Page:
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Update from the Kentucky 2012 General Assembly


The regular session of the 2012 Kentucky General Assembly concluded on April 8, 2012. Although legislators were mired in the partisan politics of redistricting, several important environment, energy, and natural resources-related bills were passed. Among the bills passed, the General Assembly established a new Brownfields redevelopment program, a secondary metals recycling program, and a green schools program, and revised pipeline safety penalties during this session. The most significant bills are identified below.

  • Senate Bill 152 - Amends sections of KRS 367 relating to 811 “call before you dig” to include timber harvesting with mechanized equipment within the activities potentially damaging to underground utilities.
  • Senate Bill 162 - Comprehensive revision of statutes governing registration of geologists, including conferring additional investigative powers on the registration board.
  • House Bill 148 - Amends the state pipeline safety law to delete the $25,000 maximum penalty and replace it with civil penalties contained in the federal code.
  • House Bill 255 - Creates the Kentucky Green Schools Authority to promote energy efficiency in school buildings through technical assistance, expertise, and financing.
  • House Bill 265 - Creates the Executive Branch budget for fiscal years 2012 to 2014, which provides $17 million to install a permanent cap at the Maxey Flats nuclear waste site and reauthorizes the waste tire fee for two additional years.
  • House Bill 339 - Amends existing law to require the Public Service Commission to determine interest rates paid by utilities on an annual basis.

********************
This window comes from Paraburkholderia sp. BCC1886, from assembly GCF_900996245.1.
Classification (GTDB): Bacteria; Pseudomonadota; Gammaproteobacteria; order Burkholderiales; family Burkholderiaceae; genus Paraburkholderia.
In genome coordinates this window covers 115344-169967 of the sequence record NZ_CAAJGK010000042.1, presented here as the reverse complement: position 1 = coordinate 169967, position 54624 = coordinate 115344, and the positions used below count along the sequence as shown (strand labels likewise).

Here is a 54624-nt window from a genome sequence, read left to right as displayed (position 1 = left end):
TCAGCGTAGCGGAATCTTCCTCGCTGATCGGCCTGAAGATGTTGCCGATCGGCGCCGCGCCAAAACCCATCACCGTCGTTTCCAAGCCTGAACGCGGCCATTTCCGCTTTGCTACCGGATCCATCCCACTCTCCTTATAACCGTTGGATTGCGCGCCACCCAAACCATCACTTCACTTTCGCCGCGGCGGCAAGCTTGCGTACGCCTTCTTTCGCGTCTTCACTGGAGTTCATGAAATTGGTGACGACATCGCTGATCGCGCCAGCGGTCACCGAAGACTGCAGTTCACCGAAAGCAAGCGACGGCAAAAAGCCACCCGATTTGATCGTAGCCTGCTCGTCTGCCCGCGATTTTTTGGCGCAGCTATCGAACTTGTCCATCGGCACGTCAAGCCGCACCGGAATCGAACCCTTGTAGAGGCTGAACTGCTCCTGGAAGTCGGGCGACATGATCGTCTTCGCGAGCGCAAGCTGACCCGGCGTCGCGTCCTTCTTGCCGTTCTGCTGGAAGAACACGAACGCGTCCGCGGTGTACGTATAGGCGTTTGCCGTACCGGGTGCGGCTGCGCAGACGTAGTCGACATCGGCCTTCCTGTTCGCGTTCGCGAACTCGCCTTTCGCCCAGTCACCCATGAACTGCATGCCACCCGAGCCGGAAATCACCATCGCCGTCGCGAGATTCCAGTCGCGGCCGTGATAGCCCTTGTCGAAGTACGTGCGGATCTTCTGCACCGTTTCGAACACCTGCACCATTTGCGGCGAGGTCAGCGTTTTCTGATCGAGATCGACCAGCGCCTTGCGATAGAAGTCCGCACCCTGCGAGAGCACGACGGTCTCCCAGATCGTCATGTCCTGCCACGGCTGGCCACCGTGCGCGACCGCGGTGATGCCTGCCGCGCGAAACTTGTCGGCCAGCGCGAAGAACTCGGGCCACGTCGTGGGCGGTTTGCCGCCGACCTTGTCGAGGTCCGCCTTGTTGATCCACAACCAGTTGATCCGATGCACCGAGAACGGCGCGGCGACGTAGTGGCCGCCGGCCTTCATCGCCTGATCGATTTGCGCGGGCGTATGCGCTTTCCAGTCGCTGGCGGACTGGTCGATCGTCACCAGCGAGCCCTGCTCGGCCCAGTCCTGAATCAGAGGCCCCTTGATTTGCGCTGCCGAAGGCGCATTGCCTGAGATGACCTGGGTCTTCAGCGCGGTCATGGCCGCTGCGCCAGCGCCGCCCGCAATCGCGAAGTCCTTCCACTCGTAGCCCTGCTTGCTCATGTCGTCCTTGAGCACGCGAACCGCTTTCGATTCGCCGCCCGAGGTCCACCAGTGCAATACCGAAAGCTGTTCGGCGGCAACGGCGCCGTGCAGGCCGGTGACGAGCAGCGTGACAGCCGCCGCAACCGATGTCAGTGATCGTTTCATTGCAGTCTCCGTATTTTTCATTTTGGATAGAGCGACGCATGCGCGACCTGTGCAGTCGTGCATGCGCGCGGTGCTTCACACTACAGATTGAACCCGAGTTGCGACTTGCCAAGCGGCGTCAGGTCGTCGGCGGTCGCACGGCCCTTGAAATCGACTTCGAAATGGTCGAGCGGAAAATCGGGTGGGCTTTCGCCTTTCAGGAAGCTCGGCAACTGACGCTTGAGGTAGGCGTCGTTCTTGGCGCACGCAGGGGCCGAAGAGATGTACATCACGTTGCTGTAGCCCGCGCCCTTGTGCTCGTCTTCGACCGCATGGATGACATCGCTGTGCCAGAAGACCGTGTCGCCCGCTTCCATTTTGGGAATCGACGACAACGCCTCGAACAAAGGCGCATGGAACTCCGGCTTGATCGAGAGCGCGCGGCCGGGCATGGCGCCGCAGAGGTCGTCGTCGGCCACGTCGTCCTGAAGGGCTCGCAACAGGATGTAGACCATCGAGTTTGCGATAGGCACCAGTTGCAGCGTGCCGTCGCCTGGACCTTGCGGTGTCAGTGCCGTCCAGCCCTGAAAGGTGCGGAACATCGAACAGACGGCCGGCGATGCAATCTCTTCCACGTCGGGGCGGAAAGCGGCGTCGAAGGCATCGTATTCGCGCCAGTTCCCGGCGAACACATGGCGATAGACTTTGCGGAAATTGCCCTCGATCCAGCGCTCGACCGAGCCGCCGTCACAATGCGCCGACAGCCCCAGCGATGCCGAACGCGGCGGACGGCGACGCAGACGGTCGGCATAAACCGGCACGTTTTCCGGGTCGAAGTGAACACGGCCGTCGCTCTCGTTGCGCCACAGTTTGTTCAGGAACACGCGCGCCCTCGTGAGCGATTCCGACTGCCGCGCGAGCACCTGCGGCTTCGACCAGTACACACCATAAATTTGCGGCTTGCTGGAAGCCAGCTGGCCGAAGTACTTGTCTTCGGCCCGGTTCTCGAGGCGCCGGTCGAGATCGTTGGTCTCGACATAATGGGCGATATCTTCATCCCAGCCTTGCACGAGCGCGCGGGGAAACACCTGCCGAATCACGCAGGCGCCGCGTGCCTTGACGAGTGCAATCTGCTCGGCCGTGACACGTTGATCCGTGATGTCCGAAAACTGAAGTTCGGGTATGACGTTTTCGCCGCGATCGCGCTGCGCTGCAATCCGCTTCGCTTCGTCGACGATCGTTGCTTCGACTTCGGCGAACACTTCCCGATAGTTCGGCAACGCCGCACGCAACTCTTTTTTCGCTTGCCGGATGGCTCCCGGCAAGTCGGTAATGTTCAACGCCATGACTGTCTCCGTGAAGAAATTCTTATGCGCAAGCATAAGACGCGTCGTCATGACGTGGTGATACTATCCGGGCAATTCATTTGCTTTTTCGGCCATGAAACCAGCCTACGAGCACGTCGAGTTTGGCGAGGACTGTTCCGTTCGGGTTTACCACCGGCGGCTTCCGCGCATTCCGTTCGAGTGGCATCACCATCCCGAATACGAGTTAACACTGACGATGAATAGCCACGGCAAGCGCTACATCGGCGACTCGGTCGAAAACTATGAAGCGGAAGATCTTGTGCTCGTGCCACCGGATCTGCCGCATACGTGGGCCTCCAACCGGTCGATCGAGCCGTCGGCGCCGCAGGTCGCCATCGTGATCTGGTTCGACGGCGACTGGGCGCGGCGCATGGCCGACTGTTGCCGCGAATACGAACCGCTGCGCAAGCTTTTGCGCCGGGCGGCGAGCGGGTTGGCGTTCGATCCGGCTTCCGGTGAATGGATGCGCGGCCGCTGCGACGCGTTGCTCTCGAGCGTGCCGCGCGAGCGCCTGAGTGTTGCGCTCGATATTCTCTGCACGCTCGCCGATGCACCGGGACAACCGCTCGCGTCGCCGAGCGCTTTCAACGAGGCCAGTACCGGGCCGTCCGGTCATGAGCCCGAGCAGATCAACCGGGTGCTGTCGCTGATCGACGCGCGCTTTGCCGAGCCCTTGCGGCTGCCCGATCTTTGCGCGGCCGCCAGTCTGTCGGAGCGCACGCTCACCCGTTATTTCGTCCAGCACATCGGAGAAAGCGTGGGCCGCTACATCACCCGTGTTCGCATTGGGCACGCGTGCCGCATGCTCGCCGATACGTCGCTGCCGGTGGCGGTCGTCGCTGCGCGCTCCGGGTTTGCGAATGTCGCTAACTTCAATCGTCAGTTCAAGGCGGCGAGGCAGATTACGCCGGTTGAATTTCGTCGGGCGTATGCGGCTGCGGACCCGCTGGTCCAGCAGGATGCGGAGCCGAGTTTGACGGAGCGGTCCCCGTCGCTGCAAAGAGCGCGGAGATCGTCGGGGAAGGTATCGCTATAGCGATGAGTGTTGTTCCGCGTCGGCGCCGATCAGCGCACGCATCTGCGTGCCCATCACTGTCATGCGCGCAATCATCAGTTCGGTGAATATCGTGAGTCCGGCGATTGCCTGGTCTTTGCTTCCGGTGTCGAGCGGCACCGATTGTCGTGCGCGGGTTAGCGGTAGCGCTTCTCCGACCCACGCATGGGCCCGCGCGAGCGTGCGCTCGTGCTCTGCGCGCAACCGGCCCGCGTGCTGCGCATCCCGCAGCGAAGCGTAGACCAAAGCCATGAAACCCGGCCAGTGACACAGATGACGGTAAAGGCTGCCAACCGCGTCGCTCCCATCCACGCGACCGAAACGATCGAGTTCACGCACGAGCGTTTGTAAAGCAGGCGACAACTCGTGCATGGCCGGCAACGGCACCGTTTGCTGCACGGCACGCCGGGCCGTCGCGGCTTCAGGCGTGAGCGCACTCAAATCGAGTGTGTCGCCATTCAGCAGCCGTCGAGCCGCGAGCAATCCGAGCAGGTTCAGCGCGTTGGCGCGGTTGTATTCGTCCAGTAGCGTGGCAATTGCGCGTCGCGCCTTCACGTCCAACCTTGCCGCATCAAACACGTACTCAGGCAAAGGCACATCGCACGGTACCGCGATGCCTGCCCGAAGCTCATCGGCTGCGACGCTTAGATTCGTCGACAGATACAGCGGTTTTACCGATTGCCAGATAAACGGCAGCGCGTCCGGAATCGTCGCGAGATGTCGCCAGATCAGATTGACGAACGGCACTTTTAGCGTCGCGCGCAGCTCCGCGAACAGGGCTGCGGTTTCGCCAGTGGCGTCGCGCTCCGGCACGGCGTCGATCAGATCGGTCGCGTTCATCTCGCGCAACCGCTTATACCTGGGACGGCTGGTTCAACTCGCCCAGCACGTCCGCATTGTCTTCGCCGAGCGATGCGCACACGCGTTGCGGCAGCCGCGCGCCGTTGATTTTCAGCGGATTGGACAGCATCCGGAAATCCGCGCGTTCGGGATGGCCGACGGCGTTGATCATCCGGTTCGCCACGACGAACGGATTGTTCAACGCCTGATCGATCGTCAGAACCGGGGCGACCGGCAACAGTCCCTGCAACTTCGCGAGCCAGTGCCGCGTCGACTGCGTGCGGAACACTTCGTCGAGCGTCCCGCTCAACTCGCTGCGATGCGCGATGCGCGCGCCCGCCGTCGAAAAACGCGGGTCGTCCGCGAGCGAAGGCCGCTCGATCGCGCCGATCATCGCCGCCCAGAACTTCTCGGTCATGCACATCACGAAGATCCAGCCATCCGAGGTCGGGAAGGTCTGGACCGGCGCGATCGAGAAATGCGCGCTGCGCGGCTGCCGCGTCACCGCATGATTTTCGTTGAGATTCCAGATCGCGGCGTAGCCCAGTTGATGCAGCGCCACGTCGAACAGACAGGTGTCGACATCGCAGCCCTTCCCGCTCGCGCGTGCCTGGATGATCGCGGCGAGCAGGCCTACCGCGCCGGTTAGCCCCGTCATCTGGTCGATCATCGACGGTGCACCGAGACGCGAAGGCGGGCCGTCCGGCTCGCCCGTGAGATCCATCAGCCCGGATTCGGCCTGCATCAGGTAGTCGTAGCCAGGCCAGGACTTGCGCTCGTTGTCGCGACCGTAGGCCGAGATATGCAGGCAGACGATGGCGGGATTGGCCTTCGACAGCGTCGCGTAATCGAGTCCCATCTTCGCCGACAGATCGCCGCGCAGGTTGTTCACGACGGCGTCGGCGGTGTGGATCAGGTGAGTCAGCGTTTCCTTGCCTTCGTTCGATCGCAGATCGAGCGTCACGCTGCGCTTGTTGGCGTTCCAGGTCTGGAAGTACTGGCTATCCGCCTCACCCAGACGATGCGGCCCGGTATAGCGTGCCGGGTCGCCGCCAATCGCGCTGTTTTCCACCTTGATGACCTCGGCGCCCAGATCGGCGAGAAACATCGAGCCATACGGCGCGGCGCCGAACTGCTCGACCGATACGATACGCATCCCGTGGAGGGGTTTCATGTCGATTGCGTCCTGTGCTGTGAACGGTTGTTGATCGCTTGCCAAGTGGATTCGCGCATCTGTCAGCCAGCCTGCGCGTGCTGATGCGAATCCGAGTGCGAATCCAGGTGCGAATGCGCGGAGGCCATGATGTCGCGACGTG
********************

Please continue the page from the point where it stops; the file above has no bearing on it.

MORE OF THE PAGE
• House Bill 344 - Prohibits the intentional release of hogs or pigs into the wild, and prohibits the importation, transportation, or possession of wild or feral pigs or boars.
  • House Bill 385 - Amends KRS Chapter 351 by making changes to the drug free certification program by requiring Kentucky to impose analogous sanctions against the licenses and certifications of coal miners who violate the drug testing requirements of a reciprocal state; allows first time offenders to enter a deferment program for drug treatment; establishes a notice and appeal process; establishes penalties; and allows the Mine Safety Review Commission to establish additional drug testing panels by order.
  • House Bill 390 - Establishes a registration system for secondary metal recyclers to be administered by the Public Protection Cabinet. Among the provisions of the new program will be an obligation for “secondary metals recyclers” who obtain or process used ferrous or nonferrous metals to submit to a background check, register with the Public Protection Cabinet, and pay an annual registration. The new law will prohibit cash transactions for purchases of metals (manhole covers, light poles, guard rails, street signs, funeral markers or bases, railroad equipment, condensing or evaporating coils, stainless steel beer kegs, catalytic converters and storm drain covers), and require daily digital reporting of purchases to the county sheriff and police. The new law will also require that the recycler obtain reasonable proof that the seller is, or is the agent for, the owner of the materials.